The assault went as planned, with the Rangers quickly securing the dam and setting blocking positions on the east and west entries of the structure, while Delta operators breached the facility to clear any explosive devices that Iraqis might have planted.
But the fight was only beginning. The Iraqis counterattacked with infantry, tanks, and artillery, pressuring the Rangers to their limits. Coker and the other Night Stalkers flew several danger-close missions in support of the American commandos on the ground.
Strikes within 200 meters of a friendly position are considered danger close. That night, the Night Stalkers fired ordnance as close as 12 meters from the Rangers.
On that first day alone, the three Little Birds expended an astounding 231 rockets, 66,000 rounds of 7.62 mm mini-gun ammunition, and 8,000 rounds of .50-caliber ammunition.
Pilots and crew also fired 6,000 rounds of 5.56 mm ammunition from their personal M-4 rifles and dropped 90 M-67 fragmentation grenades, making four runs to rearm and refuel. The choppers carried so much ammunition that they could barely hover and had to be constantly moving to keep from crashing.
After the “Black Hawk Down” battle in Mogadishu in 1993, Night Stalkers, both pilots and crew, have carried more lethal personal weaponry, including sidearms and M4 rifles.
Besides small-arms ground fire – which caused severe damage to Coker’s chopper that crew chiefs mended with duct tape – the Night Stalkers had to account for hidden anti-aircraft trucks and surface-to-air missiles.
At one point during the four-day battle, the Iraqis attacked Serpent in an attempt to cut of the Rangers’ support. They even launched a SCUD missile at the airfield, but the Rangers and Night Stalkers there held them off.
A hidden battery of Iraqi 155 mm howitzers also pounded the beleaguered Rangers for hours, prompting brief memories of the artillery barrages of World War I.
Weather, including sandstorms, began reducing visibility and interfering with the Night Stalkers’ flying, but on the third day, an MH-47 Chinook helicopter braved enemy fire and resupplied the Rangers, who were approaching 72 hours under fire on what was planned as a 24-hour operation.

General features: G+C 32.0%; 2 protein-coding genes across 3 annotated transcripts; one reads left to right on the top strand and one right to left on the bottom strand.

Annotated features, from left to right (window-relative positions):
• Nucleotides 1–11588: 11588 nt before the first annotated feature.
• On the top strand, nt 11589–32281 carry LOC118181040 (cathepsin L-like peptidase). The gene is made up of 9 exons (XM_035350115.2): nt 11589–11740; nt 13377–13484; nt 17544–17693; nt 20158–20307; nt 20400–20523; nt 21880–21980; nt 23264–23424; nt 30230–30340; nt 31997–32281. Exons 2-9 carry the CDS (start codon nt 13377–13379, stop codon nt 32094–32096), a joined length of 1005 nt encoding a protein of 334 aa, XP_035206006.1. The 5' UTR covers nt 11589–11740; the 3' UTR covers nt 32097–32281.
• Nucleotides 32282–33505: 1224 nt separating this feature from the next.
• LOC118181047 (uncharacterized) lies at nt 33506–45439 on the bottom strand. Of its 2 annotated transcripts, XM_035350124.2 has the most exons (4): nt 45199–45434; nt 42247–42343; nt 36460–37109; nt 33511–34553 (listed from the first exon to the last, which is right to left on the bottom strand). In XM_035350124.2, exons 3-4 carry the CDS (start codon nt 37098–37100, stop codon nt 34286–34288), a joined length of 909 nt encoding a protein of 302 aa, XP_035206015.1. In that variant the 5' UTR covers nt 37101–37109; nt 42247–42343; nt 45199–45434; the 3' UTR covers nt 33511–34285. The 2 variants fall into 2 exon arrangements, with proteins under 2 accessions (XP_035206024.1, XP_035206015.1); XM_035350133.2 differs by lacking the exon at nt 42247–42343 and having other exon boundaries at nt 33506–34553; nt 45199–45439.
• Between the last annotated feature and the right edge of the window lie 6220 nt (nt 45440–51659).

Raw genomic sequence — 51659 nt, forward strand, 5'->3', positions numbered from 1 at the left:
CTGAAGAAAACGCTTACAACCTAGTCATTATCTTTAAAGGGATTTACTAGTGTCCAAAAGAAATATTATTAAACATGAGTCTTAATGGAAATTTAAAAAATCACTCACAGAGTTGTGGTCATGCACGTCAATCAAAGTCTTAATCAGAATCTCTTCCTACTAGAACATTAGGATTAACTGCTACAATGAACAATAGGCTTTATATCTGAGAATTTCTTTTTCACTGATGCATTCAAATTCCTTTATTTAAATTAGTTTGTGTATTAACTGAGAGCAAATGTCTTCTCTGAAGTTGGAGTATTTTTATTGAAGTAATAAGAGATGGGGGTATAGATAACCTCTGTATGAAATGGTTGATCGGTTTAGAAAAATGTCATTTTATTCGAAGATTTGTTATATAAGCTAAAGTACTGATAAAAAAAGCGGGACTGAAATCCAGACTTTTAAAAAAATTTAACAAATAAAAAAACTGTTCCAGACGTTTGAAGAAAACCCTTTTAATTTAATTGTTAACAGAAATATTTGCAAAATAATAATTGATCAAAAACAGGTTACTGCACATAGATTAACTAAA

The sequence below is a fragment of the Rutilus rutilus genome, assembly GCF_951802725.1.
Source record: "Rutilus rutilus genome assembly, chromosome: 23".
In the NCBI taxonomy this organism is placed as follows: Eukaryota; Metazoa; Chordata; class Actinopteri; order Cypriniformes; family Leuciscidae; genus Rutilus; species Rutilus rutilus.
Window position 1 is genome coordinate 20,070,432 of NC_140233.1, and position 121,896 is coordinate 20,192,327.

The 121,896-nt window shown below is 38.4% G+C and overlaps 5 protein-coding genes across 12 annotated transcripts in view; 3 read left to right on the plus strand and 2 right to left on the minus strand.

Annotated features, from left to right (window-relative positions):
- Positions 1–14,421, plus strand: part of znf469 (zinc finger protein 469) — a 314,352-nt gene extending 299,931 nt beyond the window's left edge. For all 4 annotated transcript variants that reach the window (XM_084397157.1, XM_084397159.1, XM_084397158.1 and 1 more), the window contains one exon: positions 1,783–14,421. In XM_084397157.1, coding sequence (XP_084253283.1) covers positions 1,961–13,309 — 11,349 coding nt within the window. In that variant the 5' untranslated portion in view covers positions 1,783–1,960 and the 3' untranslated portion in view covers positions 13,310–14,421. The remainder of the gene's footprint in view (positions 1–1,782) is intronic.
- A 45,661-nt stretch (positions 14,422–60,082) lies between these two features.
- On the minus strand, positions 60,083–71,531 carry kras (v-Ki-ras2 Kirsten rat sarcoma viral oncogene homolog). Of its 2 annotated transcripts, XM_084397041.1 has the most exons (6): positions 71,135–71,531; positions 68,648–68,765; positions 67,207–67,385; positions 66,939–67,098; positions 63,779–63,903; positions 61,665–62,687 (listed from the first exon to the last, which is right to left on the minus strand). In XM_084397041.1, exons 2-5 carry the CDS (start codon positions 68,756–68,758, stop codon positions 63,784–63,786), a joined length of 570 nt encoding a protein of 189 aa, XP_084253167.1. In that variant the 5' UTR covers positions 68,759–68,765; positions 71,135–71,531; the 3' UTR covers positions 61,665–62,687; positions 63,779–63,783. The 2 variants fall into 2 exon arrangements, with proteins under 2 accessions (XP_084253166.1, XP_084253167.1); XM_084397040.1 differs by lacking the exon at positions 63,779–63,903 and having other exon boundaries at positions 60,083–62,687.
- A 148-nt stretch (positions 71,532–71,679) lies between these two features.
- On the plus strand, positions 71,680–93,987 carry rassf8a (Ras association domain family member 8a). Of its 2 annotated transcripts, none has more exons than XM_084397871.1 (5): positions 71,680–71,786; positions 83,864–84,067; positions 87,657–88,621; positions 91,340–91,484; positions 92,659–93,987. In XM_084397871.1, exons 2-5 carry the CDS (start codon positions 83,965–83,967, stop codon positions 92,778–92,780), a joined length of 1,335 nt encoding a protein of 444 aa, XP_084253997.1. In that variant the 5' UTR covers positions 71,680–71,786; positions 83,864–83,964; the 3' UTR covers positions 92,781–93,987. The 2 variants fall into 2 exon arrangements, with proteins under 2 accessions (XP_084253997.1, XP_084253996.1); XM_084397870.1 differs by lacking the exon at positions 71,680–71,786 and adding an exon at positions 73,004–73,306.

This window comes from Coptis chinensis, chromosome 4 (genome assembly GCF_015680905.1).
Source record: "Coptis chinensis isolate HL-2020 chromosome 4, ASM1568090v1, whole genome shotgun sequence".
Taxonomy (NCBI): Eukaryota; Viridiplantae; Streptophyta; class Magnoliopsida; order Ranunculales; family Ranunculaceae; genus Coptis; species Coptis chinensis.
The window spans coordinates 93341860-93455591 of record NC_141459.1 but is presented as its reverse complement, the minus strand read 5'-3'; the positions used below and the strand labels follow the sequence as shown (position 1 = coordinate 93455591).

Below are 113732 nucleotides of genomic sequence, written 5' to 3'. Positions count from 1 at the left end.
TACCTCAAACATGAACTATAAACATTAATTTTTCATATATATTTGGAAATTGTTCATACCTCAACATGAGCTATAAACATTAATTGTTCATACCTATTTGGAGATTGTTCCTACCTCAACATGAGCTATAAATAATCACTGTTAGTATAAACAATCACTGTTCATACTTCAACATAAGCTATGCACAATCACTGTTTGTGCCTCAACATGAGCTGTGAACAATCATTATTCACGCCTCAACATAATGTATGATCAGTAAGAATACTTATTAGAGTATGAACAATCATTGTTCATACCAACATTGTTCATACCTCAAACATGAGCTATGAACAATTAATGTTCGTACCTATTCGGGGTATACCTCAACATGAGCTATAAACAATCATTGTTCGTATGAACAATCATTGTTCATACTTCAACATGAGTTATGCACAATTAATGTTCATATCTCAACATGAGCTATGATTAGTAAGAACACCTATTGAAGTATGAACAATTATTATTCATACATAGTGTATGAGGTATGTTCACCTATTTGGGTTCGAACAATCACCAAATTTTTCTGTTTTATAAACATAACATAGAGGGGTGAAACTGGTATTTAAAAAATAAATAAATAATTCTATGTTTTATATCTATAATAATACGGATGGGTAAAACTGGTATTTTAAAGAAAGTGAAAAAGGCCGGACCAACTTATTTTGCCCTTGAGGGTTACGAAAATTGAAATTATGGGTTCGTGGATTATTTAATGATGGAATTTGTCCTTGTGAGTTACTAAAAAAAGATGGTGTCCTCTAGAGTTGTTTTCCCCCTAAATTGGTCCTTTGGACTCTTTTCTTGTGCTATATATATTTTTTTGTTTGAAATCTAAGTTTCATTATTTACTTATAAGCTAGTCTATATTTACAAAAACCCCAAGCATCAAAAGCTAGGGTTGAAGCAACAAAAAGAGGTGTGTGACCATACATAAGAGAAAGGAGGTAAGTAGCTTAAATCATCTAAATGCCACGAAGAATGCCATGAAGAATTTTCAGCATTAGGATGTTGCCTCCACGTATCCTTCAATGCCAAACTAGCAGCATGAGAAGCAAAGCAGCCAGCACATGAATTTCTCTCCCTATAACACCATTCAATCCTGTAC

On the fourth day of the battle, the Rangers suffered their first casualties in an attack that foreshadowed the coming insurgency.
A civilian vehicle approached the Rangers’ blocking position at one end of the dam. An Iraqi man exited the vehicle and pointed to his seemingly pregnant wife still in the car, shouting to the American commandos for water and medical assistance.
As the fire support officer and two troops neared the vehicle, the Iraqi couple detonated an improvised explosive device, killing themselves and all three Rangers.
‘A well-oiled machine’
But the Iraqi forces at Haditha Dam were defeated by then. US reinforcements arrived and relieved the battered Rangers.
“We always work well together as a combat team, a well-oiled machine. The 160th is constantly training with Army SOF units – Rangers and Delta. They are our primary customers, and the 160th supports them with assault and precision close air support. We all conduct realistic training in all terrains throughout the year. A very close-knit team,” Coker said.
US intelligence estimates put the number of enemy at more than 3,000, with over 1,000 killed in action and many more wounded. There were no more than 150 American commandos on the dam during the battle, with a few dozen more at the nearby airfield.
Command Sgt. Maj. Greg “Ironhead” Birch, a Delta Force operator who had returned to the Rangers, received the Silver Star, the third-highest award for valor under fire, for his inspirational leadership and for saving several wounded Iraqi soldiers who were stranded in no-man’s-land after a failed attack – a moment of humanity amid the fiercest of battles.
- Stavros Atlamazoglou